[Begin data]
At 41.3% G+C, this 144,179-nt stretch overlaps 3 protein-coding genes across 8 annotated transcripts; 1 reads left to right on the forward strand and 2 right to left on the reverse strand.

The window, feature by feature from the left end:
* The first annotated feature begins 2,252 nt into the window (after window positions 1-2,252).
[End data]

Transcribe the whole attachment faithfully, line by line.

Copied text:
At 41.3% G+C, this 144,179-nt stretch overlaps 3 protein-coding genes across 8 annotated transcripts; 1 reads left to right on the forward strand and 2 right to left on the reverse strand.

The window, feature by feature from the left end:
* The first annotated feature begins 2,252 nt into the window (after window positions 1-2,252).